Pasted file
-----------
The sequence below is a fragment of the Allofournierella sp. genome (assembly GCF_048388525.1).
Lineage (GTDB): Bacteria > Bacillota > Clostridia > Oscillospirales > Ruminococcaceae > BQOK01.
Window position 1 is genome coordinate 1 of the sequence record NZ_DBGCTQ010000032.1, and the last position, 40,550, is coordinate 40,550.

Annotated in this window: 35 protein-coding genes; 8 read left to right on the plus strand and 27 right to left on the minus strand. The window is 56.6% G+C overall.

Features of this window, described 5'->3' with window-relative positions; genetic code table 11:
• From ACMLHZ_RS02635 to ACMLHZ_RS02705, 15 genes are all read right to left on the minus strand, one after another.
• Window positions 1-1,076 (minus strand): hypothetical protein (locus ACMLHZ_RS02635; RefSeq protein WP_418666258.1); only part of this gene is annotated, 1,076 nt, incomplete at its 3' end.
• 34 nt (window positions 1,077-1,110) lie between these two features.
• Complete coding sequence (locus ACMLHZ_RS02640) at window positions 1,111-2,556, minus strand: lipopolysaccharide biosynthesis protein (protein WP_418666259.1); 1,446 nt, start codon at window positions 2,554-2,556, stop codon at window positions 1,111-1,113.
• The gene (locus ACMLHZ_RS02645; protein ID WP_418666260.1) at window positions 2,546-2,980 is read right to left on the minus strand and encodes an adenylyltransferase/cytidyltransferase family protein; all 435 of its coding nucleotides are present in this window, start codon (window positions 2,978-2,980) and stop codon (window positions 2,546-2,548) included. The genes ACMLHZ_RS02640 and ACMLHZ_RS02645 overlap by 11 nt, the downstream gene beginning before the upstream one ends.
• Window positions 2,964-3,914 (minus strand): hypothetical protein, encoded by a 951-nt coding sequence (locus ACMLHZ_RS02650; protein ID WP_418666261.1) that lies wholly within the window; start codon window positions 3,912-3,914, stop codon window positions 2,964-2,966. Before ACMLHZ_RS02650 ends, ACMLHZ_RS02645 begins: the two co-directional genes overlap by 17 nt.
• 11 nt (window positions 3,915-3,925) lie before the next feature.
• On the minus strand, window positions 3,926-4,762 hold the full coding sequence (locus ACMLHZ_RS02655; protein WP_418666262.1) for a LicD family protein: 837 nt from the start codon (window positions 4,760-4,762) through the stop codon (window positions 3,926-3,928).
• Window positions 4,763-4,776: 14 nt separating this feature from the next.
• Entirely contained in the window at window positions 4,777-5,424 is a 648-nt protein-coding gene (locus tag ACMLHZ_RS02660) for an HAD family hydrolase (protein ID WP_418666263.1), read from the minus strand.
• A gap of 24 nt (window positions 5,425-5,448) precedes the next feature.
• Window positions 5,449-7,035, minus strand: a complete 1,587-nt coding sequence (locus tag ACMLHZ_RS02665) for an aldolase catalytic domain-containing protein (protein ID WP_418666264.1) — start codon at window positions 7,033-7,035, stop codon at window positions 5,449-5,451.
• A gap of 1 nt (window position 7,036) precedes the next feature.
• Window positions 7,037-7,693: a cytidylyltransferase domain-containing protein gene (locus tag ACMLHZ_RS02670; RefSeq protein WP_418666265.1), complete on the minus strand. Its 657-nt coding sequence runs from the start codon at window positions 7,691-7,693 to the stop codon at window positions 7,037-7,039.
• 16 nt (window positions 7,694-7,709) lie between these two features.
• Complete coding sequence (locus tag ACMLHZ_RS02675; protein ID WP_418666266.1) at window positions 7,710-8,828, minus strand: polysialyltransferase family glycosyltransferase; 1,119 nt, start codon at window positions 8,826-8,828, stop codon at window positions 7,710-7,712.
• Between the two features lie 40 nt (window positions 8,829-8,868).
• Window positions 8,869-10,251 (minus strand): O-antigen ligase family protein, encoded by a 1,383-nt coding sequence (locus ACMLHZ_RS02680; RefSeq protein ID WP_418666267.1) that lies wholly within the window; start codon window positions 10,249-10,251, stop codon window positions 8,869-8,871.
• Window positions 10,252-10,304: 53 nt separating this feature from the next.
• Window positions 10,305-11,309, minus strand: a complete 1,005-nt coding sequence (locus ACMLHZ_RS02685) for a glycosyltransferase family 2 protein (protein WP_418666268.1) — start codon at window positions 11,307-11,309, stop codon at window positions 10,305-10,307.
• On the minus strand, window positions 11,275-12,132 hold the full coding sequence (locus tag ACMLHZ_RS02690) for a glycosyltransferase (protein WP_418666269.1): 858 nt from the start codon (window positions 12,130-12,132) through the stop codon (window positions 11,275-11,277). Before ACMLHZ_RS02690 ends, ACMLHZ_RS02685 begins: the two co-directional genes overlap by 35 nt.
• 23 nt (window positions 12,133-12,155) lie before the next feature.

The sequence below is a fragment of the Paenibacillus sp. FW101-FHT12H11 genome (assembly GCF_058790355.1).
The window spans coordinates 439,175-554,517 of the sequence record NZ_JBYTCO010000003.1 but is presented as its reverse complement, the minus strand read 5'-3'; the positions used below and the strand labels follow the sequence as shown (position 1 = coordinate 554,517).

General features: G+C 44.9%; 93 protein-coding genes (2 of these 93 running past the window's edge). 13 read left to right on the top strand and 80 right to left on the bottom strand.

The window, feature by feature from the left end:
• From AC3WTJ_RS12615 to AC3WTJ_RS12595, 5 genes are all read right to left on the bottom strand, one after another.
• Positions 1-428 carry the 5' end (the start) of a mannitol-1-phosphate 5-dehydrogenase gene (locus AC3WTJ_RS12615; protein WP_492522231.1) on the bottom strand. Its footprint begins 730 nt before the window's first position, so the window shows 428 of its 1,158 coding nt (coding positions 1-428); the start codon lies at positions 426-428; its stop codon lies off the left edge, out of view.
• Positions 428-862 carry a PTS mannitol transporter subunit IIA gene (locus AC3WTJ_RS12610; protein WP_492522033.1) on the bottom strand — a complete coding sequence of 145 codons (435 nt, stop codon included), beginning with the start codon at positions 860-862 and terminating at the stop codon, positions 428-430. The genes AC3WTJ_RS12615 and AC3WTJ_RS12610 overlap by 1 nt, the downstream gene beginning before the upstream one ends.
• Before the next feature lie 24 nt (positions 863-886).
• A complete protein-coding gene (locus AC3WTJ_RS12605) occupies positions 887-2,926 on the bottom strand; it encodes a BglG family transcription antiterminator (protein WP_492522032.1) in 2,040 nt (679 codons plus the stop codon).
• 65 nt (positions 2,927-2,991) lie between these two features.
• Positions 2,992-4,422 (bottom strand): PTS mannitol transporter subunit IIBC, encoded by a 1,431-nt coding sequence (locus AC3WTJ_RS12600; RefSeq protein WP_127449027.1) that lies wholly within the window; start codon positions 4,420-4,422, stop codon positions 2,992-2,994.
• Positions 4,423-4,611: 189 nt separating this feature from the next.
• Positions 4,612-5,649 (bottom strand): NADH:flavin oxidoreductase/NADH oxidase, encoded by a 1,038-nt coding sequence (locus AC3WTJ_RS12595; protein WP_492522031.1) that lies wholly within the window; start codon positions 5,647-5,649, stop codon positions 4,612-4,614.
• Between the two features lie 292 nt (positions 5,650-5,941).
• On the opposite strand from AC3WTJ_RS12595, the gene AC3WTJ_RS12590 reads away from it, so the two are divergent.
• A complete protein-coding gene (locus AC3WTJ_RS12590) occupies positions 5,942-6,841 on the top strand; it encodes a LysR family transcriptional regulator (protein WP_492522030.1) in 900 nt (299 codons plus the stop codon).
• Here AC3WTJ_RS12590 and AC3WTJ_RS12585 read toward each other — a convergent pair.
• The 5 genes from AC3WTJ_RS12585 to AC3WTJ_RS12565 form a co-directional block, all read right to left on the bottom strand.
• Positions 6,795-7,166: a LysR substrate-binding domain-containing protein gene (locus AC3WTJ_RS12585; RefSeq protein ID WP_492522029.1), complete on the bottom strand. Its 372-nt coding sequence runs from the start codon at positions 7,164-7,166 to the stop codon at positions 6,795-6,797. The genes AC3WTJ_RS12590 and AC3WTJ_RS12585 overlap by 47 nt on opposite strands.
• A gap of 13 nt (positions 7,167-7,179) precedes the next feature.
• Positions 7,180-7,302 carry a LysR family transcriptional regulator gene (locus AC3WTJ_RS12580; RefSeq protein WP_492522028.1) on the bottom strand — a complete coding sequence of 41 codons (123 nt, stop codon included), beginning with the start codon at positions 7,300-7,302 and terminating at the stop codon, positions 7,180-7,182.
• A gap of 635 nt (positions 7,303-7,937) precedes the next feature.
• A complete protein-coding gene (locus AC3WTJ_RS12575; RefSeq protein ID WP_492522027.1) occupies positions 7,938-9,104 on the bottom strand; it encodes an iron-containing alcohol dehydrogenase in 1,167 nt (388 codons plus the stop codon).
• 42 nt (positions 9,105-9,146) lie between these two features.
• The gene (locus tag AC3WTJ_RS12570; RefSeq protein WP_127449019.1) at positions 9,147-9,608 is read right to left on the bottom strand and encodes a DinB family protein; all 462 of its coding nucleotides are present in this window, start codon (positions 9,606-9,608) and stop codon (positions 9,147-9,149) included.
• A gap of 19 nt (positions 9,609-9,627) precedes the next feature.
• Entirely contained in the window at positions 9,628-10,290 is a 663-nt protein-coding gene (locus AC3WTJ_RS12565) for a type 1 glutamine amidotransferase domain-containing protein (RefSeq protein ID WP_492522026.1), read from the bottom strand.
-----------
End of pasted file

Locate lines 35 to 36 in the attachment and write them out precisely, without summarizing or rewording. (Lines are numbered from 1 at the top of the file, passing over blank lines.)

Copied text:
• Before the next feature lie 24 nt (positions 863-886).
• A complete protein-coding gene (locus AC3WTJ_RS12605) occupies positions 887-2,926 on the bottom strand; it encodes a BglG family transcription antiterminator (protein WP_492522032.1) in 2,040 nt (679 codons plus the stop codon).